Mentions: During the experiment, participants learned to move their arms along the medial-lateral direction cyclically with one arm leading the other by a quarter-cycle, namely a 90°-out-of-phase (ϕ = 90°) coordination pattern. Compared with in-phase (ϕ = 0°) and anti-phase (ϕ = 180°) coordination patterns, stable and consistent performance of the 90°-out-of-phase coordination pattern requires intensive practice [11, 14]. Each participant was assigned to one of the three groups receiving different types of augmented feedback during practice. (1) Lissajous group. A cyan cursor (0.6 degree in diameter) of which abscissa and ordinate representing the positions of the arms on the track was presented continuously throughout a learning trial. Specifically, the participant’s right-arm movement along the track would move the cursor along the horizontal axis (x coordinate), and the left-arm movement would move the cursor along the vertical axis (y coordinate). The trajectory of the cursor motion can be described by the following equation representing complex harmonic motion known as Lissajous curves [27]:x=Asin(at+δ),y=Bsin(bt)(1)where a and b indicate angular velocity, δ indicates phase difference, and A and B are scaling factors. According to the Eq (1), when moving the arms with the same frequency (a / b = 1) and amplitude (A = B) but with the phase difference of 90 degrees (δ = 90°), the cursor would move along a circular trajectory (Fig 2A). (2) Color group. In the cyclical medial-lateral arm movements carried out by the participant, there were two reversal points in a cycle for each arm. When the participant’s right arm reached the reversal points, a yellow disc (4 degrees in diameter) would flash in the center of the screen, and when the left arm reached the reversal points, a red disc would flash. The discs were presented for 150 ms after each onset. If the participant coordinated the bimanual movement correctly, they would see a rhythmic, equally spaced alternation of the yellow and the red discs (Fig 2B). (3) Tone group. Similar to the Color group, the reversal points of the movement would be detected, but it elicited feedback in the form of low-pitch (700 Hz) and high-pitch (1040 Hz) tones for right and left arms, respectively. The tone would last for 150 ms after its onset. Therefore, correct coordination of the arm movements would lead to rhythmic, equally spaced alternation of the low-pitch and the high-pitch tones (Fig 2C). By providing concurrent augmented feedback as indicated above, participants received information about their performance instantly and made on-line adjustments accordingly.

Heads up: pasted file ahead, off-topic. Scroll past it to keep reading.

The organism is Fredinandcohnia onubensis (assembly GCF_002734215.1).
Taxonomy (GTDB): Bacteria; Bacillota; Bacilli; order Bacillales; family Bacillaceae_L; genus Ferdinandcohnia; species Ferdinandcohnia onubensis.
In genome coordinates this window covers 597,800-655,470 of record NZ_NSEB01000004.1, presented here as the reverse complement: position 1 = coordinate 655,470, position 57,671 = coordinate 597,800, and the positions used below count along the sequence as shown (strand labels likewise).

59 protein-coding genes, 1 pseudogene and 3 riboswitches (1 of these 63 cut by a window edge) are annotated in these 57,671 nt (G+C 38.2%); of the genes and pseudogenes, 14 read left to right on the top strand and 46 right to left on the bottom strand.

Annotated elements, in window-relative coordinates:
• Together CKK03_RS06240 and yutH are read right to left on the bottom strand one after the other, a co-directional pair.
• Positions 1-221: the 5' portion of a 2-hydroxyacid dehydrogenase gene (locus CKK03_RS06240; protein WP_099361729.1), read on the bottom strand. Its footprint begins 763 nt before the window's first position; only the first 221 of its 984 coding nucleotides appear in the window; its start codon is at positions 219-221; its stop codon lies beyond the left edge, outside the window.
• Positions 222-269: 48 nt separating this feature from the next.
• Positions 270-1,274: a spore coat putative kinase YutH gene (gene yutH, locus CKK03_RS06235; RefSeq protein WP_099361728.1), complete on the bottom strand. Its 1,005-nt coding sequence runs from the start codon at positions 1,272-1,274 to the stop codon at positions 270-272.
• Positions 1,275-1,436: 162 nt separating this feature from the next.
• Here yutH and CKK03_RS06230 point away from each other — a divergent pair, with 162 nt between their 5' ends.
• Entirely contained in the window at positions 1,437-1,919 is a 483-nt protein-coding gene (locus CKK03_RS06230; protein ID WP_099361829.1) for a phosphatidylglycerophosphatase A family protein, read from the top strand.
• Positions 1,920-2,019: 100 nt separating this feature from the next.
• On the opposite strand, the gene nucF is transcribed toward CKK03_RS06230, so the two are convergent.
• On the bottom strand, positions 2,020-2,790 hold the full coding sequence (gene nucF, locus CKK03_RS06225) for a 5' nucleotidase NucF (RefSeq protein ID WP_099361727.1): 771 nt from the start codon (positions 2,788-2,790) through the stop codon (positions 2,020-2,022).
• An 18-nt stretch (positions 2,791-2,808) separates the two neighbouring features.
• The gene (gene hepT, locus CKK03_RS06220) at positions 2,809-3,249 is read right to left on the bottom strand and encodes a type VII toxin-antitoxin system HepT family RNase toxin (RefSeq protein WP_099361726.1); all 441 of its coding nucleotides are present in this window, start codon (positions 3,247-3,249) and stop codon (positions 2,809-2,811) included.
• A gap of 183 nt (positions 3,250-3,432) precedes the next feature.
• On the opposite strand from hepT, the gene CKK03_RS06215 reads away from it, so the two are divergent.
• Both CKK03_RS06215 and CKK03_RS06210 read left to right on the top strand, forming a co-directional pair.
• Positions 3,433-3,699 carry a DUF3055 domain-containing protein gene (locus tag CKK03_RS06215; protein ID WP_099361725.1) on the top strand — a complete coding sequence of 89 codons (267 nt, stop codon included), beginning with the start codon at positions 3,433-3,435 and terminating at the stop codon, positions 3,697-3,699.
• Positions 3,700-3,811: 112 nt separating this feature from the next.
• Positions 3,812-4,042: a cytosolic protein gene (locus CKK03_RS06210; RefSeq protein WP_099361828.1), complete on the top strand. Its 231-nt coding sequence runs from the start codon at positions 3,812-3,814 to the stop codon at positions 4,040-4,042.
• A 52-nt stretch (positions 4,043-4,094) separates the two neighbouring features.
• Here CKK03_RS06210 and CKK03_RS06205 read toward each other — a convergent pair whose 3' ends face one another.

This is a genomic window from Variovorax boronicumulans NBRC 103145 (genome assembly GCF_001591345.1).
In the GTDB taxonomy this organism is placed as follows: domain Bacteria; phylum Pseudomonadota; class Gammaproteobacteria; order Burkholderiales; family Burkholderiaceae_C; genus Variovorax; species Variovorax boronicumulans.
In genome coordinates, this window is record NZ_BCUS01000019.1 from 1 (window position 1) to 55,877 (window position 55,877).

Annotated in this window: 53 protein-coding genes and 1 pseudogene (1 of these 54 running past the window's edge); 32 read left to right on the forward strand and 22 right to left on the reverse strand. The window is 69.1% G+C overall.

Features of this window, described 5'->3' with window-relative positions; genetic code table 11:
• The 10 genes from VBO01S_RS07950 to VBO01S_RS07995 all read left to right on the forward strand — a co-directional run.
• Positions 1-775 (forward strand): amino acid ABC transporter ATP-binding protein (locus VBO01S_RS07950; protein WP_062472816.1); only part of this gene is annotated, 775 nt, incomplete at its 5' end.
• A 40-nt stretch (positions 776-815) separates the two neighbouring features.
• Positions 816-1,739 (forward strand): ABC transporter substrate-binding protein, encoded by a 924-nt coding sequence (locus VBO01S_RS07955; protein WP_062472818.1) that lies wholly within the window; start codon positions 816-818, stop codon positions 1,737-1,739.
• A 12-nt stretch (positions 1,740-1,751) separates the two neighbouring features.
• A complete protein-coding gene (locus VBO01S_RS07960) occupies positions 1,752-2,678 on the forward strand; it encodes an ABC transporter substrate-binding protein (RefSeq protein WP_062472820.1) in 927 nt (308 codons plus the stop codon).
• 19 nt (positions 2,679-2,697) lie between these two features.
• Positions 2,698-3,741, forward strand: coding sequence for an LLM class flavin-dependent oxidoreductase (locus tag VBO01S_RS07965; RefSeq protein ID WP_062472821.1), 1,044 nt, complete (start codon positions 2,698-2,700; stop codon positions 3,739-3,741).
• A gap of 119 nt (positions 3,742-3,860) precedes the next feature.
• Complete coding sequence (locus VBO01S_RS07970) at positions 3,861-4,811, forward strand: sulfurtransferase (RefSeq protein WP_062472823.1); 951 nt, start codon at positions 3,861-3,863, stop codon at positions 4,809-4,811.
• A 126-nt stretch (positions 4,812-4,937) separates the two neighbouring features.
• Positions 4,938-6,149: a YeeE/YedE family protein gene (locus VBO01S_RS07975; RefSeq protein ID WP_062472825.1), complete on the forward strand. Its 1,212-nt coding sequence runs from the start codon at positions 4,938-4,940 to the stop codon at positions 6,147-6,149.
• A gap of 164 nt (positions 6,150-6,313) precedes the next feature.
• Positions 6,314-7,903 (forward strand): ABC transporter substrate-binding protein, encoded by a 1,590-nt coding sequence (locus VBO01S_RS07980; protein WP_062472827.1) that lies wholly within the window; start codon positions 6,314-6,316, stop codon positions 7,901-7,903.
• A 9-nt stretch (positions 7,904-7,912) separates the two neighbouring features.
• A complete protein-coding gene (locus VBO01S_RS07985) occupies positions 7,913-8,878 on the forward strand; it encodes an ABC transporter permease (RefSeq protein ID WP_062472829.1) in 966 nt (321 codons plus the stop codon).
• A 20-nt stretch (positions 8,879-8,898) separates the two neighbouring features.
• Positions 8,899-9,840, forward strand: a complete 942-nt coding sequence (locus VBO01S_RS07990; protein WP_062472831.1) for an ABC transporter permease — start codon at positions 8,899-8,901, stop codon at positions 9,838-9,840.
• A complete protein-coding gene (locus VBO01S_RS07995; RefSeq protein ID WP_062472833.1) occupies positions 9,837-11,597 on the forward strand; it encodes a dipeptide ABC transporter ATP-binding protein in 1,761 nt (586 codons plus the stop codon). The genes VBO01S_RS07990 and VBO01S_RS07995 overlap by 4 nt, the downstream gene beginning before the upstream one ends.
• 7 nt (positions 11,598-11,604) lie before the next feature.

Bimanual Coordination Learning with Different Augmented Feedback Modalities and Information Types.

Chiou SC, Chang EC - PLoS ONE (2016)

Illustration of different augmented feedback.(A) Lissajous (continuous visuospatial) feedback. Note that the dotted circle configuration is for clarity of illustration and was not seen by the participant. (B) Color (discrete visual rhythmic) feedback. (C) Tone (discrete auditory rhythmic) feedback.
© Copyright Policy
Related In: Results  -  Collection

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Show All Figures
getmorefigures.php?uid=PMC4764518&req=5

pone.0149221.g002: Illustration of different augmented feedback.(A) Lissajous (continuous visuospatial) feedback. Note that the dotted circle configuration is for clarity of illustration and was not seen by the participant. (B) Color (discrete visual rhythmic) feedback. (C) Tone (discrete auditory rhythmic) feedback.